As soon as the LED met the tonic water and began to submerge, I could tell that the effect was much better than the LED simply being on the exterior. The light seem to create a cleaner beam, illuminating a clear patch of the tonic water. I decided after this test that I would have to submerge the LEDs in order to get the best effect.

3 – Testing UV LED Matrix With Arduino Code

This was a simple test of the LED matrix. I used a simple piece of Arduino code to write a PWM value to each LED in order so that I could make sure each channel was working and that the corresponding LED was in the position I expected it to be. Essentially it was a test of my dressing system. As you can see in the video, I was fortunate that each LED worked the first time around. At this point I knew that if I could get the Processing sketch and the Arduino to communicate via serial, I could achieve the desired effect.

4 – Processing Sketch

Another major part of the project is the middleware Processing sketch that would interpret the input (yet to be determined) and plot those coordinates onto a matrix, updating the Arduino’s UV LED output, depending on position. I wanted to take this approach because I was apprehensive about coding this project without a visual aid of what the output would be. It also allowed me to test the system with a simple input, my computer’s mouse.

A crucial part of the program was the collision detection between the input coordinates and the various LEDs position. I was unsure how to code collision detection but after some research I found the solution. This test represents the testing of the collision as well as the addition of a buffer around each LED, allowing me to configure the distance a finger would need to be from the each light to activate it.

The test was a success and I’m confident it will be able to handle the visual aspects of the LED’s, brightness, fade, location, etc…

5 – Serial Comms

Another major part of the project was to test out the serial communication between the Arduino and the Processing sketch. The Processing sketch was responsible for controlling all of the light values and then outputting the value for each LED via serial to an Arduino. The Arduino’s only job was to receive the array of values from Processing and update the PWM driver, in turn controlling the current value of the matrix.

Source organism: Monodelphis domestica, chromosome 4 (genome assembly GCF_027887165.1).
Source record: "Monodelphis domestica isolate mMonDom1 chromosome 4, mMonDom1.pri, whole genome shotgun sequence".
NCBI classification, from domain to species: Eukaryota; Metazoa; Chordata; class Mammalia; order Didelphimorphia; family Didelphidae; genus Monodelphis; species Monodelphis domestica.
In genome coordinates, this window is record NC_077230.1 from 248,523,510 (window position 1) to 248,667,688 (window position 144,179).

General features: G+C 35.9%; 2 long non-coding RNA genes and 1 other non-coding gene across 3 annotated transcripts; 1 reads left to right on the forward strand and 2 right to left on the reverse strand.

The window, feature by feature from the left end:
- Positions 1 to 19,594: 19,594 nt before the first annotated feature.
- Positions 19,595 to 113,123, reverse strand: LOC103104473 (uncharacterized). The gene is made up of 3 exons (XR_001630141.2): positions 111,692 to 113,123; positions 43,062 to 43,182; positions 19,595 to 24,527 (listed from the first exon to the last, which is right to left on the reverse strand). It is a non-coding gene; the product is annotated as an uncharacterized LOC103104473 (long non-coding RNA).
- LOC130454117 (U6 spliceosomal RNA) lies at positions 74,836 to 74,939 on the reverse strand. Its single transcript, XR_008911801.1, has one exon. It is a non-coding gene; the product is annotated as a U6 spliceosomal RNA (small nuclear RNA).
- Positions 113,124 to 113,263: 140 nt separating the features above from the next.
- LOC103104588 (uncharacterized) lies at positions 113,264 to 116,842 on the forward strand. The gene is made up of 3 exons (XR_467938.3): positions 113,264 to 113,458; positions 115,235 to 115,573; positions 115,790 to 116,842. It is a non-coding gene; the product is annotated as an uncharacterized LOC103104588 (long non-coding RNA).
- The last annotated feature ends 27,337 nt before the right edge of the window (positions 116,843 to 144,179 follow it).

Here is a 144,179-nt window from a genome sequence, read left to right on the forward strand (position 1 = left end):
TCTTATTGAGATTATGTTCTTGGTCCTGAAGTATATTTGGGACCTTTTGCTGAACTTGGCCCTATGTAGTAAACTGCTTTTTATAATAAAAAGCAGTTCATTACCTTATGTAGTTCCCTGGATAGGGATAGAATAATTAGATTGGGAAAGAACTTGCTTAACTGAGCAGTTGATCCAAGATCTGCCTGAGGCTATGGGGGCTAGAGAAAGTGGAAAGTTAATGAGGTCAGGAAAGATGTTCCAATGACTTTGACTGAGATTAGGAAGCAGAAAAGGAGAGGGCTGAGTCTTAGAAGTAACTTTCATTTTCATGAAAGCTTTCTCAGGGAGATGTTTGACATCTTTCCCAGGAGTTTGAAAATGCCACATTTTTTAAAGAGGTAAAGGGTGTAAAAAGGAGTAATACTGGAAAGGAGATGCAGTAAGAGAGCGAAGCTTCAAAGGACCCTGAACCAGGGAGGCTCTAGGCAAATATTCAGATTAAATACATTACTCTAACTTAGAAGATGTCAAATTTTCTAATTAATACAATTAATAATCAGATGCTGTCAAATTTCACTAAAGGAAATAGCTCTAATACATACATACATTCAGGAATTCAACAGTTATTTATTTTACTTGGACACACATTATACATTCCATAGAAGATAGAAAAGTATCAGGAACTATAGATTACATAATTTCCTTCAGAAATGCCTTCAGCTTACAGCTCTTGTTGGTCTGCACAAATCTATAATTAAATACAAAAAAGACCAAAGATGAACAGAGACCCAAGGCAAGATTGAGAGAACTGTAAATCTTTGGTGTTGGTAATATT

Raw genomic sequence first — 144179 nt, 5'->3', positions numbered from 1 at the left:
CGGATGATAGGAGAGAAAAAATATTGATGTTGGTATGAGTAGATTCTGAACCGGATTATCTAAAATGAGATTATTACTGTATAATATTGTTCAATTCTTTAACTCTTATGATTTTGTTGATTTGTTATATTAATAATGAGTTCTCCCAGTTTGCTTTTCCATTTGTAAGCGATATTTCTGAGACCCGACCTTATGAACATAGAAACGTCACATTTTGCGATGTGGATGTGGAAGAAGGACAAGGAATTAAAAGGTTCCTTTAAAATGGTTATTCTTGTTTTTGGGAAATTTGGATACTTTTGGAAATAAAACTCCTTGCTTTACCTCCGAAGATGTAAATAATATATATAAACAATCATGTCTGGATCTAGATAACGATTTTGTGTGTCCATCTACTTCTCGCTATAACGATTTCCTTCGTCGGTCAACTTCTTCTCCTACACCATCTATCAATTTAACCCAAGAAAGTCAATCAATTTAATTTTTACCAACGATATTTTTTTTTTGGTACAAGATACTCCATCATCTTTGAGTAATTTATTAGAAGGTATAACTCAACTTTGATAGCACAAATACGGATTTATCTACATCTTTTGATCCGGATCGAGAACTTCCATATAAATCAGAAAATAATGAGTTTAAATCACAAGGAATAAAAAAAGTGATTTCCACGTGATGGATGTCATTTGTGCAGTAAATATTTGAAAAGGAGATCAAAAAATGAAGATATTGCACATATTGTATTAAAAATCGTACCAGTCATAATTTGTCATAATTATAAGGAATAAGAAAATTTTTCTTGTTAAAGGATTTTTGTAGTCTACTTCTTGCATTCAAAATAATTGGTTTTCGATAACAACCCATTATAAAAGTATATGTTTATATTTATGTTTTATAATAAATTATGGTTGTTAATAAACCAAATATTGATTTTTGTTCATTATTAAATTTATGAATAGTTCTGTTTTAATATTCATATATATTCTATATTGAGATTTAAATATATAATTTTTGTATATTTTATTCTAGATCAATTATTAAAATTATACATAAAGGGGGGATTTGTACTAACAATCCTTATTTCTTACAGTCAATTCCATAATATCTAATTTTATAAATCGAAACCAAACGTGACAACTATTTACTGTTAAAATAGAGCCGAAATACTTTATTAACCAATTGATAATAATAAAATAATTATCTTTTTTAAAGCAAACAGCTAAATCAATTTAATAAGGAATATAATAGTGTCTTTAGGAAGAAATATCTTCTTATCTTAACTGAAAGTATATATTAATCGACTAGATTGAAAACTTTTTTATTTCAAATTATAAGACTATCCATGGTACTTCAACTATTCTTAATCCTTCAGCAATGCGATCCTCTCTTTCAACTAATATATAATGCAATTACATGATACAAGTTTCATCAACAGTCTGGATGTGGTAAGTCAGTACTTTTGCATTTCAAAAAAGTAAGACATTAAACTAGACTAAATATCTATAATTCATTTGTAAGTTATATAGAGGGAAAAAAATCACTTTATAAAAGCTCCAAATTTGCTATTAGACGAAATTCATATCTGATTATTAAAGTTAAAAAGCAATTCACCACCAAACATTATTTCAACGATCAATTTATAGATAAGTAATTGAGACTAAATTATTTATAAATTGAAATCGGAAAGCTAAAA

My concern was that the Arduino would not be able to receive all 16 values at the same time as serial communication can be a bit buggy. I knew that some tweaking would be necessary in order to get the timing right. As you can see in the test, there were initially problems with serial communication. It seemed the Processing sketch was transmitting to fast for the Arduino to keep up. I made some changes and by the end of the test you can see I was able to get a pretty fluid motion across the LED matrix.

6 – Kinect Test

The kinect was another option to use for the input method. I had planned to potentially position a Kinect, pointing at the container of tonic water and then use hand and finger tracking to watch users interacting with the liquid. I had concerns about this approach because of the limitations of it. The angle would have to be very precise and there would be issues with detecting the finger tips when they were submerged in the liquid.

This test was to find out the complexities of setting up the Kinect with my software and the types of constraints I would have to employ in order to get the desired results to work with. From all the data the Kinect can provide I only needed the points of fingers in the liquid.

As you can see in the experiment video, the Kinect worked relatively well however there would have to be some major additions to the library used. In the end I decided against using the Kinect as I felt it was overcomplicating the project. I really wanted the interface to be self-contained, using and external sensor seemed to detract from that.

7 – Cap-Touch Basic Test

The initial plan for the project was to include capacitive touch sensors within the liquid itself in order to calculate the position of contact between the finger of a user and the tonic water. This seemed like the best method to create and actual interface out of the liquid. I was unsure that this method could work and knew it would take a while to work out the complexities of the hardware as well as software.

This test was the first step in trying to determine if this approach would not only work but would be viable for the time frame of the project. I wasn’t sure if tonic water would even conduct the same way water would. I knew that water had been used like this so I had hope it would also work.

I was able to get the capacitive sensor to work well, however, due to time constraints I had to abandon the plan. I hope to do more testing though and perhaps try to incorporate the feature into a “version 2.0”.